(CBR) When the villainous Doctor Octopus transferred his consciousness into Spider-Man's body, a new, some would say superior, era began for the web-slinger. Characterized by Otto Octavius transforming Spidey's brand of heroics into a violent and vainglorious style of heroism, the last year also saw the emergence of a new band of working class super criminals that debuted in the pages of "Superior Spider-Man" before earning their own series, "The Superior Foes of Spider-Man" by writer Nick Spencer and artist Steve Lieber.
The "Superior" era of Spider-Man comes to an end this April with the return of Peter Parker and the launch of an all-new "Amazing Spider-Man" series, which raises the question: How will that impact the quintet of villains starring in "The Superior Foes of Spider-Man," and what's next for Boomerang's misleadingly named Sinister Six? For the answers to those questions and more, CBR News spoke with Spencer.
CBR News: "The Superior Foes of Spider-Man" was born out of the "Superior Spider-Man" series. When it was announced that that title will soon be coming to an end, some people were worried Peter Parker's return might mean the end of this book. But the April solicits came out, and that doesn't appear to be the case.
Nick Spencer: Yes, it was really nice because we ran the solicits for issue #12, which the entire Internet told me would never, ever happen! [Laughs] It was a bit of a milestone for us, and I can go ahead and reveal that when the book started, we were told that we had 12 issues. To get to go beyond that is a huge victory for the book, and a testament to the fan response, the very kind reviews, and all the great year-end lists that managed to mention us.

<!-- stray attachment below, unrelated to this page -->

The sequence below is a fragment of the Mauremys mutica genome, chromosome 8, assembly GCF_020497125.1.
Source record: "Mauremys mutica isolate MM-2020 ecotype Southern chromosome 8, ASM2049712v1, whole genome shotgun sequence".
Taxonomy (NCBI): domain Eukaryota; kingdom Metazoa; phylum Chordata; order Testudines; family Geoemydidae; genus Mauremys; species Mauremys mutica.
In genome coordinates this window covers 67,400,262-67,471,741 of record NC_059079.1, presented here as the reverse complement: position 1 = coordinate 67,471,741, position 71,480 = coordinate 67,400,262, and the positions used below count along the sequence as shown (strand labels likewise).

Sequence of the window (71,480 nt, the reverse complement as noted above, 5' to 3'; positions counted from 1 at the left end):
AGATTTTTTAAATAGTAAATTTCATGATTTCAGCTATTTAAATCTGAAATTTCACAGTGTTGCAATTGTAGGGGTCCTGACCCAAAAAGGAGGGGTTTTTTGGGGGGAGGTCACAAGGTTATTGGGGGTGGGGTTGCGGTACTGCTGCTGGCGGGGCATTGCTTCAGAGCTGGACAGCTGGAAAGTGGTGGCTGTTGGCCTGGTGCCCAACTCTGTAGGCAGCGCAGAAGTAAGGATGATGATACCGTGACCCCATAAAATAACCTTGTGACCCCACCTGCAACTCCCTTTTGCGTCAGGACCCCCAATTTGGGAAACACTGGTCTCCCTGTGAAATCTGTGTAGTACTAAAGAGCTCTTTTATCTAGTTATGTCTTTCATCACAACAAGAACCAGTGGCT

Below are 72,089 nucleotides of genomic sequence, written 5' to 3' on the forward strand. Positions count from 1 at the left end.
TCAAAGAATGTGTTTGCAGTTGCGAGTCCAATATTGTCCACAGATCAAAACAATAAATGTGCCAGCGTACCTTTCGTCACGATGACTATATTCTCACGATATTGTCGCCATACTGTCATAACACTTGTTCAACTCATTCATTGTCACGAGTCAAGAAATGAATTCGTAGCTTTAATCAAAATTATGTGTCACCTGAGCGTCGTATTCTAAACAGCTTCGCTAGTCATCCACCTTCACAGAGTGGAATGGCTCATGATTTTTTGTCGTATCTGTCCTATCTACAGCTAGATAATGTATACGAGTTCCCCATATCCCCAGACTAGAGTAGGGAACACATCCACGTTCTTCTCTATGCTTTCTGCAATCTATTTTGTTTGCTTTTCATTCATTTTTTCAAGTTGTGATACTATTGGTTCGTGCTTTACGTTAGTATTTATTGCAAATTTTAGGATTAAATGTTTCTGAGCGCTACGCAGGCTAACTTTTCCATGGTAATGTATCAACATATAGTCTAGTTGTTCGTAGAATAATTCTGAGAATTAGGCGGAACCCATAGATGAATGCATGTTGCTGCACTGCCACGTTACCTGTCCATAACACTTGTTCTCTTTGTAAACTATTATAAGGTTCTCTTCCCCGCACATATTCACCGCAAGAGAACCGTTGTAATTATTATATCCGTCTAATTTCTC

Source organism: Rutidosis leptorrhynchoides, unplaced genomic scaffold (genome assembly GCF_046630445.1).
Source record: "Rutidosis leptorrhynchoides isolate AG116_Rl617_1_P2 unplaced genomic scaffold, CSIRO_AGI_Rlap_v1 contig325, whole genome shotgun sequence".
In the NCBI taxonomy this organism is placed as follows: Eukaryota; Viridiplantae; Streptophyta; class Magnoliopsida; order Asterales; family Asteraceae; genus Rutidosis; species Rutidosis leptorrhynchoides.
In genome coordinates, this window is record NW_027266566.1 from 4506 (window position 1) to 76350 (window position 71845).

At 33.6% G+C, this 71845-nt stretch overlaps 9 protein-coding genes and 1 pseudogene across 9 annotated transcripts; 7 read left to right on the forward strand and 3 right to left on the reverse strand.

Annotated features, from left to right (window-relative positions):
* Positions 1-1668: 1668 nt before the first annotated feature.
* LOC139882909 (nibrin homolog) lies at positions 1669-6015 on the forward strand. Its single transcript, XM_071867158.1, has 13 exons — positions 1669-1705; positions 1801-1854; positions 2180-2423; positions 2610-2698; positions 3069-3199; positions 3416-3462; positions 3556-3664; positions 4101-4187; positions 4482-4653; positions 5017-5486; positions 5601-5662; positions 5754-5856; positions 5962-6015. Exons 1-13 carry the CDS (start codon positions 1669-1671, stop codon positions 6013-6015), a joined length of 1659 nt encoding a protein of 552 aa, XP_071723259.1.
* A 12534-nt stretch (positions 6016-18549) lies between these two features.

So we're not done yet! We're still around, and the bottom line is, we definitely have the time needed to tell the story that we set out to tell. In fact, we got to build it out a bit more. That's the good news.
Obviously, a book called "The Superior Foes of Spider-Man" starring Boomerang was never destined to be a blockbuster seller, but the very devoted following we've attracted has managed to keep us alive thus far. So a big thank you to everyone who keep passionately talking up the book -- and issue #12 is not our last issue! [Laughs]
Let's rewind to "The Superior Foes of Spider-Man," #7, which explored the origin of the new Beetle, Janice Lincoln. Refresh my memory -- the new Beetle appeared in Ed Brubaker's "Captain America" run, but was any connection to her father, Lonnie Lincoln (AKA Tombstone) mentioned in that story?
No. When we were first setting up the book, we talked about how all these villains are at least somewhat known quantities except for the Beetle, who was a little bit more of a blank slate. Like you said, she first appeared over in Ed's "Captain America," and she made a brief appearance at the beginning of "Superior Spider-Man," but her back story really hadn't been determined by anyone. It was great for me to have a member of the cast where I could invent that stuff. I was certainly keen to do a bad guy origin issue.
What made you want to link Beetle to Tombstone? How big a role will her father play in this series moving forward?
He'll definitely play a pretty big role, especially down the road. For now, though, I love the mobster's daughter archetype. I like the idea of gangster royalty, and I've always been a Tombstone fan. He's one of my favorite Spidey villains, and this was an opportunity to bring him into the story in a pretty organic way.
Beyond that, I like the generational difference. I like that Tombstone is an old school bruiser guy and that Janice responds to that by being an organizational mastermind and is very business minded. It was a fun contrast to play with and felt very real to me.
Speaking of contrasts, we know how horrible and ruthless Tombstone can be from his past appearances, but you show that he actually is a pretty decent father in his own sort of way.
That speaks to how a lot of people are in real life. Sometimes, the most horrible people are the most devoted parents. It's not always easy to draw that line. I thought there was a certain degree of authenticity to Tombstone being a very doting, if somewhat patronizing father.
It was fun to show a character like that in a softer light. I think showing that side of him is great for the character.
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